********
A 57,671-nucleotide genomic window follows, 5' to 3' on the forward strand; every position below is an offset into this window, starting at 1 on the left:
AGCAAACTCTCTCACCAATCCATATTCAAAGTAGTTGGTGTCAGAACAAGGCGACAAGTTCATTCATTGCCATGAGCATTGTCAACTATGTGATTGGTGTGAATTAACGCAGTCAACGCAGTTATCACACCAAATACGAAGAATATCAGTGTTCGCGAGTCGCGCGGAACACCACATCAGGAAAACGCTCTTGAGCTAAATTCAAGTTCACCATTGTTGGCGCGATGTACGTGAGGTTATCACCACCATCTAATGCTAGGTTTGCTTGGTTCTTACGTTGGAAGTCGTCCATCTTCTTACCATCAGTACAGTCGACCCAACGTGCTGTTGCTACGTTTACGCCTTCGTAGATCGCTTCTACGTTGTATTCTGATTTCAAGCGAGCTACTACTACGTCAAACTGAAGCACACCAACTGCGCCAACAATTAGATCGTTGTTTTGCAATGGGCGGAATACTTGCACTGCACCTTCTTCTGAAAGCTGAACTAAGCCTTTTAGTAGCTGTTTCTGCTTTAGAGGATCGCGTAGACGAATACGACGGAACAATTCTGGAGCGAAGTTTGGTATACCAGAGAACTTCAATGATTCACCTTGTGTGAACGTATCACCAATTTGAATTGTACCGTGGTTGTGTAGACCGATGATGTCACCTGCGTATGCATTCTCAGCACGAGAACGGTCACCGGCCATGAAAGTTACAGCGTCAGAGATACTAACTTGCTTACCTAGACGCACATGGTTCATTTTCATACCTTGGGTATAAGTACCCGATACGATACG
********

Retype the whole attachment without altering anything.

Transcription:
A 57,671-nucleotide genomic window follows, 5' to 3' on the forward strand; every position below is an offset into this window, starting at 1 on the left:
AGCAAACTCTCTCACCAATCCATATTCAAAGTAGTTGGTGTCAGAACAAGGCGACAAGTTCATTCATTGCCATGAGCATTGTCAACTATGTGATTGGTGTGAATTAACGCAGTCAACGCAGTTATCACACCAAATACGAAGAATATCAGTGTTCGCGAGTCGCGCGGAACACCACATCAGGAAAACGCTCTTGAGCTAAATTCAAGTTCACCATTGTTGGCGCGATGTACGTGAGGTTATCACCACCATCTAATGCTAGGTTTGCTTGGTTCTTACGTTGGAAGTCGTCCATCTTCTTACCATCAGTACAGTCGACCCAACGTGCTGTTGCTACGTTTACGCCTTCGTAGATCGCTTCTACGTTGTATTCTGATTTCAAGCGAGCTACTACTACGTCAAACTGAAGCACACCAACTGCGCCAACAATTAGATCGTTGTTTTGCAATGGGCGGAATACTTGCACTGCACCTTCTTCTGAAAGCTGAACTAAGCCTTTTAGTAGCTGTTTCTGCTTTAGAGGATCGCGTAGACGAATACGACGGAACAATTCTGGAGCGAAGTTTGGTATACCAGAGAACTTCAATGATTCACCTTGTGTGAACGTATCACCAATTTGAATTGTACCGTGGTTGTGTAGACCGATGATGTCACCTGCGTATGCATTCTCAGCACGAGAACGGTCACCGGCCATGAAAGTTACAGCGTCAGAGATACTAACTTGCTTACCTAGACGCACATGGTTCATTTTCATACCTTGGGTATAAGTACCCGATACGATACG